The Cubs won the World Series last fall, and I cried tears of joy, exhilaration and sadness. Yes, sadness. My dad and I were huge Cub fans, and although I was really happy to see them win, I was sad that he was no longer here to share the excitement with me.
My dad was my hero. He was a World War ll veteran, an ex-medic in the Army. He had the gentlest touch in the world. If I fell, cut or accidentally burned myself while baking, the only one who I allowed to take care of me was Dad. He could clean a wound, bandage a cut or place salve on a burn with a feather's touch.
Dad was the one who taught me how to throw a baseball (hard ball, not soft), hit a ball, catch a ball and field a ball. He taught me how to roller skate, ice skate, go sledding and throw a mean snowball. I’m afraid as the oldest child, and the only girl with all boy cousins, he taught me that if a boy could do those things, so could his daughter.
I loved wearing blue jeans and gym shoes, not frilly dresses my mom longed to see me wear. One year at Christmas my mom and grandmother decided to buy me a walking, talking doll. One look at it on Christmas morning and I burst into tears. Where was the bat, ball and catcher's mitt I had requested of Santa. Santa was obviously not listening, and that poor doll never came out of its box until my younger sister was born.
Dad taught me to ice skate in a pair of his old racing skates, and my joy in the winter was running home from school, grabbing those skates and cajoling my younger brother into going to the flooded park that freezing weather had turned into a great skating rink.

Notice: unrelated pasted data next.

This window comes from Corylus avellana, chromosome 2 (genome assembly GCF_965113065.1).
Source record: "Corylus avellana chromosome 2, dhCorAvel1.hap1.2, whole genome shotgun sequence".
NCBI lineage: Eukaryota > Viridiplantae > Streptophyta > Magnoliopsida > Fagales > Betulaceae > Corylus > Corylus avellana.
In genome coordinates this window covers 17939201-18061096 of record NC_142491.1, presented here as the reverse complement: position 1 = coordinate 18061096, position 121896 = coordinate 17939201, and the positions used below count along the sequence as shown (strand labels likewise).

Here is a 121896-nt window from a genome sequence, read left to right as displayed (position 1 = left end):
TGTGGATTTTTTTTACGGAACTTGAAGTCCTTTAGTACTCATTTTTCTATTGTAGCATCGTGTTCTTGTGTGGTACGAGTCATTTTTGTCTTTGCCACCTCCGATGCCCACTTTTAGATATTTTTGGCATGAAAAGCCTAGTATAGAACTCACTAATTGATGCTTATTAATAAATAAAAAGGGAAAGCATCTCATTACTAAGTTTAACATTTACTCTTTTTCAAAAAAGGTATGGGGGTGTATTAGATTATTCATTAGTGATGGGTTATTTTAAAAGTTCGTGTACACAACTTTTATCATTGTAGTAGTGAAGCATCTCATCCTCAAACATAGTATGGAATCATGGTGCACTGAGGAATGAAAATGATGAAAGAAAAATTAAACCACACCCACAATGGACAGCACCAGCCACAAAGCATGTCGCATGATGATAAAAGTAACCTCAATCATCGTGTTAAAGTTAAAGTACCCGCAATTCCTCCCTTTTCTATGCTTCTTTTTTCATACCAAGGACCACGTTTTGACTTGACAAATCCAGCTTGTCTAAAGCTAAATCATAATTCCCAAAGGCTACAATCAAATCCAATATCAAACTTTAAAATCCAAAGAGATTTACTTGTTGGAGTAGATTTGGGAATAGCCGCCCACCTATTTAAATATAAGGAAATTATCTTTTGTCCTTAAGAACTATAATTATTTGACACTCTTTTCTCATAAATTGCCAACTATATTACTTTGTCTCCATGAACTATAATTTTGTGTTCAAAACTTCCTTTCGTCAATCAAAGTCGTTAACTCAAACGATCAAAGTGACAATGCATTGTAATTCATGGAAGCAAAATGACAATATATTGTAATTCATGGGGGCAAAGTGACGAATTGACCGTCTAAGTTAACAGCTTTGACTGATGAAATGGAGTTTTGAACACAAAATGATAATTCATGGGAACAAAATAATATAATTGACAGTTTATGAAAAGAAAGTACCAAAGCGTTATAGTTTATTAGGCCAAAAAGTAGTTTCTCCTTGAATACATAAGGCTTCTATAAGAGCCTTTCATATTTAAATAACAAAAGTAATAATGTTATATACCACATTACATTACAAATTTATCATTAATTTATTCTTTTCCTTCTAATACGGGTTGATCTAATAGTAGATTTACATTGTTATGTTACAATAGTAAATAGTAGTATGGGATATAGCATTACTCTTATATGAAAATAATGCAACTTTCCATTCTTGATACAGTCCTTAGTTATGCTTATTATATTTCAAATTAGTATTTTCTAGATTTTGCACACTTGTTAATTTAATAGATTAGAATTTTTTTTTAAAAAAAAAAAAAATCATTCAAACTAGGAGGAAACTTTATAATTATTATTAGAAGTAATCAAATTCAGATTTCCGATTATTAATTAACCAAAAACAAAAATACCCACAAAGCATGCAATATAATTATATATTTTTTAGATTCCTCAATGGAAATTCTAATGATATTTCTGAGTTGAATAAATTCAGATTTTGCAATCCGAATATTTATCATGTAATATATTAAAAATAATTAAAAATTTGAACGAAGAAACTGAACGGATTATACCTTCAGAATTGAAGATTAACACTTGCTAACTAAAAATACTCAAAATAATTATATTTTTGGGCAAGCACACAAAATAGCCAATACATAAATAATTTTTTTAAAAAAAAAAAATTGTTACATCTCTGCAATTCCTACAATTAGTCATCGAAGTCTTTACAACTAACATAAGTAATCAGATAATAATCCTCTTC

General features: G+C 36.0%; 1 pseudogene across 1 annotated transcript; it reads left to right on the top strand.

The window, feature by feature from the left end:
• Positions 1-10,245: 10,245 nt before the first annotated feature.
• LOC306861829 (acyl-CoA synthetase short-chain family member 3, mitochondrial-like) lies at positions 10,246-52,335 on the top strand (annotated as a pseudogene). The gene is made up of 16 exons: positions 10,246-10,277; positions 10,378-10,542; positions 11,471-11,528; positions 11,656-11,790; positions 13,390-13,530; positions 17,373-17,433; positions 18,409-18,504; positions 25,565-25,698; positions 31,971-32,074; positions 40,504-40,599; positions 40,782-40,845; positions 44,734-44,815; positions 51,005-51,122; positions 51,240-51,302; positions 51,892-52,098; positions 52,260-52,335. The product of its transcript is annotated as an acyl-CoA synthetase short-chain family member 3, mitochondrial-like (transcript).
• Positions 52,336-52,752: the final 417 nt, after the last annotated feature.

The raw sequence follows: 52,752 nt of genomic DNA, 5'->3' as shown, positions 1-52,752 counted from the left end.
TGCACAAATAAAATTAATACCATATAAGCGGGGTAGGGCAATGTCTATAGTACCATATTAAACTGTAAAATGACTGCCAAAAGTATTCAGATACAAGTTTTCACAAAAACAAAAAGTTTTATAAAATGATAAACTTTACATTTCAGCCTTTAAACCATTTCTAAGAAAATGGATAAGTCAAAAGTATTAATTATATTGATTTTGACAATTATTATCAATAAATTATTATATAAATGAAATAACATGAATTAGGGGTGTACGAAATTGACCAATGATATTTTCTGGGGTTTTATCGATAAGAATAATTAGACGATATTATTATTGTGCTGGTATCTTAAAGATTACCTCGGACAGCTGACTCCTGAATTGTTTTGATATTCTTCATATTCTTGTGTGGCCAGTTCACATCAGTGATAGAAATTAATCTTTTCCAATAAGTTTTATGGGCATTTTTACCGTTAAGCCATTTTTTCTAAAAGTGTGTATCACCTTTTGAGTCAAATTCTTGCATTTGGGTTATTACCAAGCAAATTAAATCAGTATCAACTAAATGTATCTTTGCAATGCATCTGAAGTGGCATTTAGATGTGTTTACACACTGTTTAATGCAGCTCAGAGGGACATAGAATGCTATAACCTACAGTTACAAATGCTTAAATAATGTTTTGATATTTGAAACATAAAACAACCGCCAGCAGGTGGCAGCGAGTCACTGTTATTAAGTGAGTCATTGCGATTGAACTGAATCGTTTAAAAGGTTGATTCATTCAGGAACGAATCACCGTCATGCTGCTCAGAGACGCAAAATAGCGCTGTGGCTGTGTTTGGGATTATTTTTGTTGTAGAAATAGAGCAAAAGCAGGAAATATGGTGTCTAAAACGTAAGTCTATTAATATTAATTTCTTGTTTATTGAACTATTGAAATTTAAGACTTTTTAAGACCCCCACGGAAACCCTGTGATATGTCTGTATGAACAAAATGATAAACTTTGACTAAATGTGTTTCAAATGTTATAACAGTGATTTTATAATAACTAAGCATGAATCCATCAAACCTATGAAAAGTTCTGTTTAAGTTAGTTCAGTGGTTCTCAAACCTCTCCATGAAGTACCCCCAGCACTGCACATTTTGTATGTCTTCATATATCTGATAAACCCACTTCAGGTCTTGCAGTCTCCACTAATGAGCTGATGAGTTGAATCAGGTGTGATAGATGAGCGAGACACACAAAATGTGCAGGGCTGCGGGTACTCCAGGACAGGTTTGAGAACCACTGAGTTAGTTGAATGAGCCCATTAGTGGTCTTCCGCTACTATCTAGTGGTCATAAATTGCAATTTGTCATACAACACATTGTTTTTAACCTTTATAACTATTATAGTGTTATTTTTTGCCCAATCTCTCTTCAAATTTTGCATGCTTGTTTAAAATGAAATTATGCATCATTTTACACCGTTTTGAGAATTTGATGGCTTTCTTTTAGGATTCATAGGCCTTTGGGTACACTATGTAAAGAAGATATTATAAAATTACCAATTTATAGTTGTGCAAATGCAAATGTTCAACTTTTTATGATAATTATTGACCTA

Dad also taught me how to fish. I had my own wooden pole. I never could put a worm on the hook, much to his dismay. As I got older, and femininity took over, my love for sports never waned. He and I never missed an opening day at Wrigley Field. Those were the days. You could go down to the front row and even talk to the players while they were practicing. And tradition dictated that you never left the ball park without eating at least one hot dog, a box of Cracker Jacks, an ice cream bar and peanuts.
Dad and I not only went to Cubs games; we even went to see the White Sox, the Black Hawks and the Bears. We watched the Bulls on TV. He had the patience to teach me the intricacies of each sport—from RBIs, to hat tricks, to first downs, to the zone. Those were the best of times.
And if you think it was only about sports, it wasn’t. My dad loved musical theater and fancied himself a crooner like Bing Crosby. He taught me ballroom dancing and to love old and new musicals and all the music from his and Mom’s time. I especially fell in love with Tommy Dorsey, Frank Sinatra, Benny Goodman (to name a few) and many others of that wonderful big band music era.
Our favorite movie to watch together was “An Affair to Remember,” starring Cary Grant and Deborah Kerr. Cary Grant could say a million words without speaking . . . the story and feelings all in his eyes. And how we cried each time Cary discovered that Deborah Kerr had been crippled in a terrible accident the night they were to meet at the top of the Empire State Building.
Above all, Dad taught me that God was the one to turn to when times were tough—and there were many of those growing up in a family where hand-me-downs were the norm and sometimes not enough money for the groceries we needed. But there was always plenty of love of family. His most-quoted saying was: “Always treat others the way you would want to be treated, even if that other person is not very nice to you.” He practiced this each day of his life.
Such are the memories. My dad, my hero. My confidant, my mentor. The love of my mother’s life, and he hers. I miss them both every day, but am blessed that the Lord chose to place me in their lives, and I in theirs. Thanks for the memories, Dad!